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Senate power struggle to decide future of Australia CO2 trade

10 Sep 2013 17:20:58 | edcm


The new Australian government’s plans to scrap the country’s carbon pricing mechanism (CPM) will depend on a power struggle in the country’s senate, experts have said following the Liberal-National Coalition’s election victory. This makes it hard to determine what will happen to the planned link between the Australian and European carbon markets.

At the 7 September polls, the incumbent Labor government, led by Kevin Rudd, was defeated by the Liberal-National Coalition, led by Tony Abbott.

Abbott made clear that passing legislation to scrap the CPM would be a priority and labelled the election a referendum on the scheme. The coalition’s counterproposal for addressing climate change is called the Direct Action Plan. In the election night speech, Abbott said that “in three years’ time the carbon tax will be gone.”

But terminating the scheme would require the coalition to scrap the clean energy act underpinning the CPM via a separate piece of legislation that would have to be passed by both the house of representatives and the senate, equally powerful when it comes to lawmaking.

Power struggle

Abbott has gained a clear victory in the 150-seat house of representatives, with the coalition gaining a 31-seat majority over Labor. But control over the 76-seat senate – which will meet under the new formation in July 2014 – is still unclear, with final results expected soon.

The coalition is expected to have 33 senate seats, and Labor plus the Greens up to 35. This leaves the balance of power after July next year with the up to 8 seats expected to be awarded to independent senators and minor parties, taking over from the Greens.

According to legal firm Norton Rose Fulbright’s climate lawyers, Abbott’s lack of control over the senate means the government relies on support from Labor to pass the bill before July 2014.

“It remains uncertain whether Labor will agree that the new government has a mandate to repeal the CPM and therefore whether it will support the repeal bill,” the firm said on Monday in a note.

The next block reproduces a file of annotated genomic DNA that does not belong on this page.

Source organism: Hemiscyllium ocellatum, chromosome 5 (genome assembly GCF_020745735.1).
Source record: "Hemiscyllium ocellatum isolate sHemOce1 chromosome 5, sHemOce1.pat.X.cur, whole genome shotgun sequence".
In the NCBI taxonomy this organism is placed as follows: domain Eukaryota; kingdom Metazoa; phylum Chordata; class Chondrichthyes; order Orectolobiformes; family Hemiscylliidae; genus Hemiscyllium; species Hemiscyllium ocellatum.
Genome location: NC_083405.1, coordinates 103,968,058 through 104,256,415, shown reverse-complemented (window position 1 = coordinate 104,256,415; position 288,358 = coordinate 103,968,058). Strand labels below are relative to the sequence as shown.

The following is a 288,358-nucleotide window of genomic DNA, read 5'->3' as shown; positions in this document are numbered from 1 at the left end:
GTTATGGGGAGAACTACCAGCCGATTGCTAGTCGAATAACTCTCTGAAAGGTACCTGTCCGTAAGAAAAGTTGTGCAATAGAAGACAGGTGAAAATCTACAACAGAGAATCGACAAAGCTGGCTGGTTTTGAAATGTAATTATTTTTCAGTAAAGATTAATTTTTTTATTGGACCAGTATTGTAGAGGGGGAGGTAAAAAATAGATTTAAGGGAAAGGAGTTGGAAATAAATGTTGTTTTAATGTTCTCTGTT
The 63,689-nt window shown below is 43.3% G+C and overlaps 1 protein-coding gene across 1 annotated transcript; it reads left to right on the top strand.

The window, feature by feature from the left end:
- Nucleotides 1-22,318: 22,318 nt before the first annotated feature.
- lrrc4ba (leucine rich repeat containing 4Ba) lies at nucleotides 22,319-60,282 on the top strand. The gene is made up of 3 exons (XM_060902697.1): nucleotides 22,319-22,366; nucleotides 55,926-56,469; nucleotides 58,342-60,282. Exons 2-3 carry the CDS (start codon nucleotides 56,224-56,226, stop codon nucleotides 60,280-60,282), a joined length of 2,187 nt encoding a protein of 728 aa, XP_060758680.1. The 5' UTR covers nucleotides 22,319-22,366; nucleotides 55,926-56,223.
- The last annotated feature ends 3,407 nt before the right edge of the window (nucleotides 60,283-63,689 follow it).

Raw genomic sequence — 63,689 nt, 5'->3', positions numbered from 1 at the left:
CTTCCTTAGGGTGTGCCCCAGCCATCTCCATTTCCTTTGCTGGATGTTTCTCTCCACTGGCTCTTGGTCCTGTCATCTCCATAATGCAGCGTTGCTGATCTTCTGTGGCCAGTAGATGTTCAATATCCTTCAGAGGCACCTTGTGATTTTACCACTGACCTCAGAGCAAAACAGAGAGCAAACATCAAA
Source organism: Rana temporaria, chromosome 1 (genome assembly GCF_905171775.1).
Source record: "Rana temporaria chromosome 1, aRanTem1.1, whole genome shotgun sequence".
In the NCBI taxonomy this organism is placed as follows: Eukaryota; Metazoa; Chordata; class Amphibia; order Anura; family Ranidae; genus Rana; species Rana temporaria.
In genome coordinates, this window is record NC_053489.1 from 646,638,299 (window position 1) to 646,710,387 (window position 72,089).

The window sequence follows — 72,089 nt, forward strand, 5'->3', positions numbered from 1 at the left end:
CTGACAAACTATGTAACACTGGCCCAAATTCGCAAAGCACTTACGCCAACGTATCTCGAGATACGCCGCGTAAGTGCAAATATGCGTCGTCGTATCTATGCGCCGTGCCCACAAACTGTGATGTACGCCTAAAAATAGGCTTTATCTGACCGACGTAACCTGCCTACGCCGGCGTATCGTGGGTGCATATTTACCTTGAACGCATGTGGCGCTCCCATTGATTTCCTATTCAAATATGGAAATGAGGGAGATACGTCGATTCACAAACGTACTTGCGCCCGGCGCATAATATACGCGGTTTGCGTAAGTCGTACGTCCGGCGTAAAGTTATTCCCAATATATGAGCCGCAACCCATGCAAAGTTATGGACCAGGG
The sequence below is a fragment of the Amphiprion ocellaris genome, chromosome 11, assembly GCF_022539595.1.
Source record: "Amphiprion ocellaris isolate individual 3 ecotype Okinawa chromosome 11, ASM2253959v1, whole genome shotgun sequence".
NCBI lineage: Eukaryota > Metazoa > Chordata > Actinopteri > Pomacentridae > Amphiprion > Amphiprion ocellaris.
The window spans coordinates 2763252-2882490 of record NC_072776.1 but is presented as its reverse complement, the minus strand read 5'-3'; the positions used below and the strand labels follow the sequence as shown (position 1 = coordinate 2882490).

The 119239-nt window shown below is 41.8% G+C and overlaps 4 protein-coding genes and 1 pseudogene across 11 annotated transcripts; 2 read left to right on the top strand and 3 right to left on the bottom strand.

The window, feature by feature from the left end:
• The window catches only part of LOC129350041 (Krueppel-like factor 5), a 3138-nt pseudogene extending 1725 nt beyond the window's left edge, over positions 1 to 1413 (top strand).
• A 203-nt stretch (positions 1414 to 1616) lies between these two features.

Before the election it appeared that Labor would not consider reversing its position, but this could change under a new Labor leader, according to Norton Rose Fulbright.

Carbon analytics firm Tschach Solutions, now part of ICIS, expects the coalition government to make a first unsuccessful attempt to repeal the clean energy act before July 2014. After then, the legislative path will depend on potential cross-bench support from minor parties and independents in the senate. “With cross-bench support, the Coalition would be able to repeal the Clean Energy Act after 1 July 2014. Without cross-bench support, the Coalition will either have to live with the CPM and negotiate the termination of the fixed price period with Labor, or alternatively push through a risky double dissolution to attempt to gain majority in the senate,” said the firm in a note on Monday.

To gain senate majority, the governor-general dissolves both houses of parliament and calls a new election, a manoeuvre that has been used only a few times in the history of Australian government.

Norton Rose Fulbright said the earliest the government could call for double dissolution is approximately nine months after the election and could take even longer. The law firm expects the second full year of the CPM to take place.

According to carbon research firm RepuTex, the coalition faces “an uphill battle” to repeal the carbon tax.

“Support to repeal the carbon tax in the new senate is very uncertain, with the low level of support for the Coalition’s Direct Action Plan likely to translate into a lot of horse-trading with a fairly eclectic group of individual interests,” said Hugh Grossman, executive director of carbon markets at RepuTex. “Given that industry supports the continuation of the carbon price, but at a lower level, a swift outcome to repeal the carbon tax in favour of emissions trading may look very appealing to the Coalition in comparison to 18 months of a high carbon price and potential deadlock with minor parties.”

Link to the EU ETS

The interim link to the EU emissions trading system (ETS), scheduled by Julia Gillard – Rudd’s predecessor – for 2015 would need the non-opposition of the parliament even if Abbott does not gain enough support to ditch the CPM. This means that it would need the government’s support.

A link would provide hedging demand from Australia of around 50m-70m tonnes of CO2 equivalent, according to Tschach Solutions estimates.

Under Gillard, who lost the Labor Party leadership to Rudd in June, Australia’s previous government implemented the CPM. Originally the scheme was set to start with a fixed carbon price phase – often referred to as a carbon tax – followed by a floating price phase in July 2015, when the EU ETS link would go live.

Rudd proposed legislation to bring the floating price phase and the EU ETS link forward to 1 July 2014. Silvia Molteni

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